Downton Abbey creator Julian Fellowes wants to set the show in 1970s

Dowagers to disco: Downton Abbey creator Julian Fellowes raises prospect of setting the show in the 1970s to see the fate of Lord Grantham’s heirs

  • Downton Abbey’s creator has raised prospect of reviving the historical drama 
  • Julian Fellowes wants to set the drama in the 1970s to see out the Thatcher years 
  • He said it would enable the show’s fans to see the fate of Lord Grantham’s heirs 
  • Added such a project was ‘not on the cards at the moment’ as he focuses on film 

The fondue set has been cleared away, and Carson has been sent to fetch the Arctic Roll before the guests retire for a glass or two of Mateus Rosé…

It sounds as if Downton Abbey has got its historical facts wrong.

But the show’s creator, Julian Fellowes, has raised the tantalising prospect of reviving the drama and setting it in the late 1970s at the start of the Thatcher years. 

He said it would enable fans to see the fate of Lord Grantham’s heirs and whether the stately home had been sold or fallen into disrepair during the 1970s and into the 1980s.

Lord Fellowes said: ‘I think that would be quite fun for television and would, of course, allow us to recast because… the children would have grown into adults.’

Downton Abbey’s creator, Julian Fellowes, has raised the tantalising prospect of reviving the drama and setting it in the late 1970s at the start of the Thatcher years (file image)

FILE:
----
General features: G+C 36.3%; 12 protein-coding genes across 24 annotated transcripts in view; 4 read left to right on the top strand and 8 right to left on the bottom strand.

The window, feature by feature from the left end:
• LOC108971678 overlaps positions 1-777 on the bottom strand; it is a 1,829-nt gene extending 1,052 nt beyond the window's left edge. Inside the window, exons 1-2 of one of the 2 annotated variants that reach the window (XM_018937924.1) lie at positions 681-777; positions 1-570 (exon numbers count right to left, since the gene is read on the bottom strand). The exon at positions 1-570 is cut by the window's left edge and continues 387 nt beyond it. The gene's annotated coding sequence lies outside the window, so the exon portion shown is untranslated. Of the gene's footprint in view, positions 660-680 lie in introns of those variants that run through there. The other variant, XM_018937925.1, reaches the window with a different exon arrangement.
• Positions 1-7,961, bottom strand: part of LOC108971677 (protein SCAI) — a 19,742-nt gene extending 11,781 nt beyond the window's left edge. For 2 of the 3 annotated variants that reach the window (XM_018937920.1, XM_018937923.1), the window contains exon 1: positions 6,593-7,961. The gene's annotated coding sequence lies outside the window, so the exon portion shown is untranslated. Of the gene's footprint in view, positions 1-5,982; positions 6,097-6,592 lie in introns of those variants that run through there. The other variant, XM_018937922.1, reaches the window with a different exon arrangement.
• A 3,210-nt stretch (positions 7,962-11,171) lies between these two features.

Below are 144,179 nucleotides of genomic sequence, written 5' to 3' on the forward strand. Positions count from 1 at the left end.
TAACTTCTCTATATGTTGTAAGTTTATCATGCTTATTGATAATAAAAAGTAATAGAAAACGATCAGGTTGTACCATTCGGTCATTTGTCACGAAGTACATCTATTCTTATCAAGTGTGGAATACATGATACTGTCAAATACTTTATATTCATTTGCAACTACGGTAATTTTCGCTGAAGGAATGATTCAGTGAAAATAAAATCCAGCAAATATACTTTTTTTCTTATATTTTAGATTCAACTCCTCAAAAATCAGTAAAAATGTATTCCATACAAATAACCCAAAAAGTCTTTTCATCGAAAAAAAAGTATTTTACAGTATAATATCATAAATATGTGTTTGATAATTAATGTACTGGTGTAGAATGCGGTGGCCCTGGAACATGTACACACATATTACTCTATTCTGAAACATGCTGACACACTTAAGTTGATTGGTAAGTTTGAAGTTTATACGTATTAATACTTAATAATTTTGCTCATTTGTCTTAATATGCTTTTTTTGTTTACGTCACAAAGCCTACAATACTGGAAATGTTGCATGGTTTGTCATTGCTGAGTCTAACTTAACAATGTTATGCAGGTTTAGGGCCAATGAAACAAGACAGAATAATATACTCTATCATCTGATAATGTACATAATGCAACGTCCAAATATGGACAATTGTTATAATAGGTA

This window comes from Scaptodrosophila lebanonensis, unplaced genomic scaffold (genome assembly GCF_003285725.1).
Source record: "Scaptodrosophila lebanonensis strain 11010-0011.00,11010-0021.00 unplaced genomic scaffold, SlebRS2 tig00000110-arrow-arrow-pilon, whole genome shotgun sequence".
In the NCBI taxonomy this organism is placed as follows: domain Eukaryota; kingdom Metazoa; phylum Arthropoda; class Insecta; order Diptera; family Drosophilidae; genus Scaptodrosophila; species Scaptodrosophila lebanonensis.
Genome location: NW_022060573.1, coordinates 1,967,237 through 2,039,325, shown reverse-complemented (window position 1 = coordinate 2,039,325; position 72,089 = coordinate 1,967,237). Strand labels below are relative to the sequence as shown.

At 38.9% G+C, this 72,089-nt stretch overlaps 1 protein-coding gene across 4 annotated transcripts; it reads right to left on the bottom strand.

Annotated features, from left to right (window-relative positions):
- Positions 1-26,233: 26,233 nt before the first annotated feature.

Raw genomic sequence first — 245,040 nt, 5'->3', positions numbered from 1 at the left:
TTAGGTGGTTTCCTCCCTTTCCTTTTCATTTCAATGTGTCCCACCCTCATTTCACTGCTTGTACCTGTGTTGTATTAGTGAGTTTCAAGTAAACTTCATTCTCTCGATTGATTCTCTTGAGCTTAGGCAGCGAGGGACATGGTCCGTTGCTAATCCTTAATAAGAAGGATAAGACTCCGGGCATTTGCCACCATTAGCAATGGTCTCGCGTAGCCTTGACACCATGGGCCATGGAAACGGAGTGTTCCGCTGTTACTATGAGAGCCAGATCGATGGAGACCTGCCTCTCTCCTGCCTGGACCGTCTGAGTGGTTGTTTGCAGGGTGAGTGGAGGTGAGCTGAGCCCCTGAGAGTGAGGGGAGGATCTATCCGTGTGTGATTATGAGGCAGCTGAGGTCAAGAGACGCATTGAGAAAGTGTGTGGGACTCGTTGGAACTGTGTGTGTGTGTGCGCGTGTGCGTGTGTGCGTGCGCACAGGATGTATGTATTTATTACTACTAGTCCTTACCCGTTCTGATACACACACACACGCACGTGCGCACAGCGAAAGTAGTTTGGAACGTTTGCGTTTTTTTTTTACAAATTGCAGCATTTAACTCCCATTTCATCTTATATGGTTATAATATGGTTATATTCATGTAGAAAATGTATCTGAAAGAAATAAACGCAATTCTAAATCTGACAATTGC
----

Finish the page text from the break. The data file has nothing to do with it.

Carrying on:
But he added that such a project was ‘not on the cards at the moment’ because his focus is on a second film.

The ITV series, which first aired a decade ago, ended in 2015 as the setting reached the late 1920s. 

He said it would enable fans to see the fate of Lord Grantham’s heirs and whether the stately home had been sold or fallen into disrepair during the 1970s and into the 1980s (file image)

The show attracted a global audience of up to 200 million as viewers were drawn by its unashamed romantic streak and sub-plots involving class struggles and illicit liaisons. 

A film released last year took more than £150 million.

Reflecting on its success, Lord Fellowes said: ‘This has been ten years that shook my life. People get so immersed with the characters that you have made up. They cry over them, worry about them and think about them.’ 

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